Worlds apart on pay scale
JP Morgan's Jamie Dimon and ICBC's Jiang Jianqing each sit atop a banking giant but their financial rewards are starkly different
JPMorgan Chase pays Jamie Dimon US$1.21 million for every US$1 billion of profit at the biggest American bank. Industrial & Commercial Bank of China, the world's most profitable, gives its top executive US$9,400.
That pay-to-performance gap is set to widen this year. The state-controlled Chinese lender, led by chairman Jiang Jianqing, may post second-quarter net income of US$9.63 billion next Thursday, while Bank of China will probably report US$5.44 billion today, according to analysts' estimates. New York-based JPMorgan last month reported a 9 per cent decline to US$4.96 billion following its trading loss in London.
Pay has not kept pace with earnings in China, where government-appointed bankers have escaped the ire directed at overseas rivals for losing money on complex derivatives, money laundering or rigging rates. Still, the banks' shares remain weighed down by concern that slowing economic growth will trigger defaults by developers and local governments.
"Chinese banks are risk averse due to culture, a different executive compensation structure" and the profitability of their lending operations, said Himanshu Shah, chief investment officer of Shah Capital Management in North Carolina. However, the banks are changing and will "resemble their Western counterparts to a great extent over the next five years".
Jiang's 1.96 million yuan (HK$2.40 million) in compensation for last year included 589,500 yuan that will be distributed over three years starting this year, depending on his performance, according to an exchange filing by ICBC in May. His total pay has increased by about half since the bank's initial public offering in 2006, when ICBC did not have a deferred-compensation programme. The lender's net income soared more than fourfold to a record 208.3 billion yuan in that period.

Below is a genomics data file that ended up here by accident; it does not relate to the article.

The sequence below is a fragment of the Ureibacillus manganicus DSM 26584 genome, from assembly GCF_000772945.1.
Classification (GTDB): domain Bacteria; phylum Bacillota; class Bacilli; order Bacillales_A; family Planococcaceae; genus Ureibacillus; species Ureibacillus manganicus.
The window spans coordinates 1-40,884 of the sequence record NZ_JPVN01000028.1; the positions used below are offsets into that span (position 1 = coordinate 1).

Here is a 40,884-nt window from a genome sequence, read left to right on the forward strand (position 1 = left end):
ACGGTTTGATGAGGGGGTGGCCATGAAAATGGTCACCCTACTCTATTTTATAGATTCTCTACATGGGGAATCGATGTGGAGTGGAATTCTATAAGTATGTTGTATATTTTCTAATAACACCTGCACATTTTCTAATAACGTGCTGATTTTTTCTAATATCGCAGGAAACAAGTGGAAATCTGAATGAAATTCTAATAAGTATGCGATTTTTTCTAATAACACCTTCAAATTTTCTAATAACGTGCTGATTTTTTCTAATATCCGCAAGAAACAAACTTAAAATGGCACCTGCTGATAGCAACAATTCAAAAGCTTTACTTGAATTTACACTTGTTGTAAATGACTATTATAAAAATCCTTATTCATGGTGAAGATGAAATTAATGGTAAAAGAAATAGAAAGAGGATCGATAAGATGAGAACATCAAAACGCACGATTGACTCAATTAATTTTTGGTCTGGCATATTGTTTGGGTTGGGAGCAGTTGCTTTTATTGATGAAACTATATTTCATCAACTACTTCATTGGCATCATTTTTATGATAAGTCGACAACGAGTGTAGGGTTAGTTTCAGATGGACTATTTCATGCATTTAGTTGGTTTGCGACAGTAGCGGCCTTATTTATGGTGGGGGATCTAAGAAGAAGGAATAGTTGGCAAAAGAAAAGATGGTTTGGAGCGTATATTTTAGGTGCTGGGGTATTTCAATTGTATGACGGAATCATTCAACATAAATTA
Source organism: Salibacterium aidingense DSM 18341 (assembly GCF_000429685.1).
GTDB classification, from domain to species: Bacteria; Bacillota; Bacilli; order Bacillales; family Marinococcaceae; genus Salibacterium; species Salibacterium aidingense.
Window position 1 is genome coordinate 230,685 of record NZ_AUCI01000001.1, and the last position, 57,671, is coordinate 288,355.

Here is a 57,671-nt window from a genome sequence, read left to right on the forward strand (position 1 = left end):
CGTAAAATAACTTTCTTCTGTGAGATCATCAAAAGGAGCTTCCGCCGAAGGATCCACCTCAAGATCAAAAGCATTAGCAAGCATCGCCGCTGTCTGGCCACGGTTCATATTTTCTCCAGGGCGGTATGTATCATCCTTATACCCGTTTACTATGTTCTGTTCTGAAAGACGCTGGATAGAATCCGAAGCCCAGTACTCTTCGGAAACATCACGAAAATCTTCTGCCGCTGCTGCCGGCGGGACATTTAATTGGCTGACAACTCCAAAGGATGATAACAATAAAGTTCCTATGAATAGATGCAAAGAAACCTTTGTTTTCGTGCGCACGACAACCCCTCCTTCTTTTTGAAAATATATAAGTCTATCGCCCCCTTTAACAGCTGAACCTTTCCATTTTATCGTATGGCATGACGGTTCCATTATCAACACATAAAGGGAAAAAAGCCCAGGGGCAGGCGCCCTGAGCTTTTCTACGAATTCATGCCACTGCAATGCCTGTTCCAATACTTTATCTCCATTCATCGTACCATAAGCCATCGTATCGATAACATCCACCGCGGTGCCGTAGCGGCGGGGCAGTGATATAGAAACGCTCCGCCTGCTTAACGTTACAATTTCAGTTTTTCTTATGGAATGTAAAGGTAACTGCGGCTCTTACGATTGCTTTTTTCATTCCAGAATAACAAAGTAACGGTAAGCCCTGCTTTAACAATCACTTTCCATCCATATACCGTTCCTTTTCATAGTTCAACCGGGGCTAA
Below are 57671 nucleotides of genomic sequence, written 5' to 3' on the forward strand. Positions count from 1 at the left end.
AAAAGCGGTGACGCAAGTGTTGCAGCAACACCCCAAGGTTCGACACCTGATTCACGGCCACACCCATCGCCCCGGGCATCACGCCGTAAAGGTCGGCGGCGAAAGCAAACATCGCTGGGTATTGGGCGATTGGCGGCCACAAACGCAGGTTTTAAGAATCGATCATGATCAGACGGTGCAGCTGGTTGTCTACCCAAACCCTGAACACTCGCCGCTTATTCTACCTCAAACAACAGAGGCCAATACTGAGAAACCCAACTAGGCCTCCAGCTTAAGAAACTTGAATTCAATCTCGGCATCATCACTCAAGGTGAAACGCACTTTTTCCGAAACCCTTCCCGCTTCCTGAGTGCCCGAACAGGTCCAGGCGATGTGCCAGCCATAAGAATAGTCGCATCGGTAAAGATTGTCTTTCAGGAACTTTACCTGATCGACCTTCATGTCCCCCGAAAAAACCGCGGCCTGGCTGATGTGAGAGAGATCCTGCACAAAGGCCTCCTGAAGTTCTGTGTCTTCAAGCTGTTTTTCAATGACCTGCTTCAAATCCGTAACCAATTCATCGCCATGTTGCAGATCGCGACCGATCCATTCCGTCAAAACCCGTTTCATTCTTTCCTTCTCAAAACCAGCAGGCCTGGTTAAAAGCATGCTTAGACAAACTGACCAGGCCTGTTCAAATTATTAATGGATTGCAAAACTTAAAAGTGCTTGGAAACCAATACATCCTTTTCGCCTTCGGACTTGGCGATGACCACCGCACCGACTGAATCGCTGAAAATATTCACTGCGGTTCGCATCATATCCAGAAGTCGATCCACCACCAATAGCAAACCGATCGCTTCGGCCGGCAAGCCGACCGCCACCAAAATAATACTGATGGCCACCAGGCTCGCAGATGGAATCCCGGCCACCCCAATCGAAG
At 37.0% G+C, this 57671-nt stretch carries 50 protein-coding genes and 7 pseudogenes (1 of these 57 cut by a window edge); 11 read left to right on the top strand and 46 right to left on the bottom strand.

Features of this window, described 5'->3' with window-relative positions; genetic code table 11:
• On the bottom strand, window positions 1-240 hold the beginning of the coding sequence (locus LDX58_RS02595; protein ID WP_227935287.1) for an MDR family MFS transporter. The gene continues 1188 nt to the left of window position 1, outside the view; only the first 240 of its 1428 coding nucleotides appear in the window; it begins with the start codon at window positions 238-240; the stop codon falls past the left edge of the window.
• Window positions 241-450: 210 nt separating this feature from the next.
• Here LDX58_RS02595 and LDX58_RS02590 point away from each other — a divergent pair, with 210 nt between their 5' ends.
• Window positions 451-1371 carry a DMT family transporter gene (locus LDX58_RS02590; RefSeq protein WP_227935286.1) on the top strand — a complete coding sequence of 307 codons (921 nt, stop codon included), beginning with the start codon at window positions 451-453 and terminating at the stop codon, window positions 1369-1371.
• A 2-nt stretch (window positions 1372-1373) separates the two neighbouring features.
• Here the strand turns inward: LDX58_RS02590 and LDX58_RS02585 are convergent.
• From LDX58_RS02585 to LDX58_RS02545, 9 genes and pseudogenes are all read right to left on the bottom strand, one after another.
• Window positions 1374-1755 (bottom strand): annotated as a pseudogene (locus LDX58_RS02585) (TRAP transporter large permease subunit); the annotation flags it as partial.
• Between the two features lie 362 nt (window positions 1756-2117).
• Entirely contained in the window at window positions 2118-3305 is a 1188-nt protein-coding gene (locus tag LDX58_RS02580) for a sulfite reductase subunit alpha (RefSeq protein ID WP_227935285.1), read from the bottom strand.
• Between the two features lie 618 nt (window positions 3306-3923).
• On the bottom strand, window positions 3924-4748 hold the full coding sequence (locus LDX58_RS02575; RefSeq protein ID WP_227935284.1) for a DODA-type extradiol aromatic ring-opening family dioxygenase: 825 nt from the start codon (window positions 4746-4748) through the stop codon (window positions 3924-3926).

Jiang, 59, became president of ICBC in 2000 and chairman in 2005. The son of a Shanghai doctor, he joined the lender in 1984 after stints working at farms and in a coal mine during the Cultural Revolution. Like other key party and government posts, the top jobs at ICBC and other large state-owned banks and companies are assigned by the Communist Party's central organisation unit. The executives, who are also party members, are under the oversight of its disciplinary committee.
Dimon, who is both chairman and chief executive of JPMorgan, was awarded total compensation last year of US$23 million, including a salary, bonus and stock options. He was the highest-paid banker among 50 chief executives at the largest US-based financial firms, according to the Finance 50 ranking by Bloomberg Markets. Dimon, who is struggling to contain damage from a botched derivatives trade that has cost the bank at least US$5.8 billion, has said any impact on his pay would be decided by the board. JPMorgan shares had fallen 9.2 per cent by the end of last week since he disclosed the "egregious" failure on May 10.
In Britain, HSBC said it would pay chief executive Stuart Gulliver, 53, as much as £13.3 million (HK$162.47 million), including long-term bonuses for last year, making him Britain's best-paid banking chief. Local rival Barclays awarded Bob Diamond, 61, as much as £12.5 million.
HSBC last month posted an 8.3 per cent drop in net income for the first half to US$8.44 billion while keeping its place as Europe's most profitable lender. Accused of laundering money for Mexican drug lords and wrongly selling payment-protection insurance and derivatives to British clients, the bank set aside US$2 billion to cover fines and lawsuits. Diamond and Barclays chairman Marcus Agius, 66, were forced to resign last month following criticism from lawmakers and the Bank of England for that lender's role in the Libor scandal. The bank was fined a record £290 million in June by US and British regulators for trying to rig the London interbank lending rate.
China's top bankers have escaped the tarnish of such scandals in recent years. The state-run lenders were transformed from almost insolvent institutions with spiralling defaults a decade ago with the help of more than US$650 billion in bailouts. The four largest banks, all based in Beijing, went on to raise a combined US$64.5 billion through first-time share sales starting in 2005 and rank among the world's seven largest by market value.
Jiang's annual compensation has stagnated in the last two years, the bank's annual reports show. China's largest lender froze salaries for management this year, the 21st Century Business Herald newspaper reported in May, citing unidentified sources. ICBC press official Wang Zhenning declined to comment.
China Construction Bank, the world's second-largest lender by profit, may post a 10 per cent gain in net income on Sunday to 50 billion yuan, the analysts estimate. Pay for its chairman has varied, dipping to 1.57 million yuan in 2008 before climbing to as much as 1.83 million yuan in 2010.
The executives are not motivated by their salaries because "they are more concerned about their career path as a government official", said Oliver Rui, a professor of finance and accounting at the China Europe International Business School in Shanghai. "They are half professional, half politician."
Press officials at the four largest lenders declined to comment on compensation levels.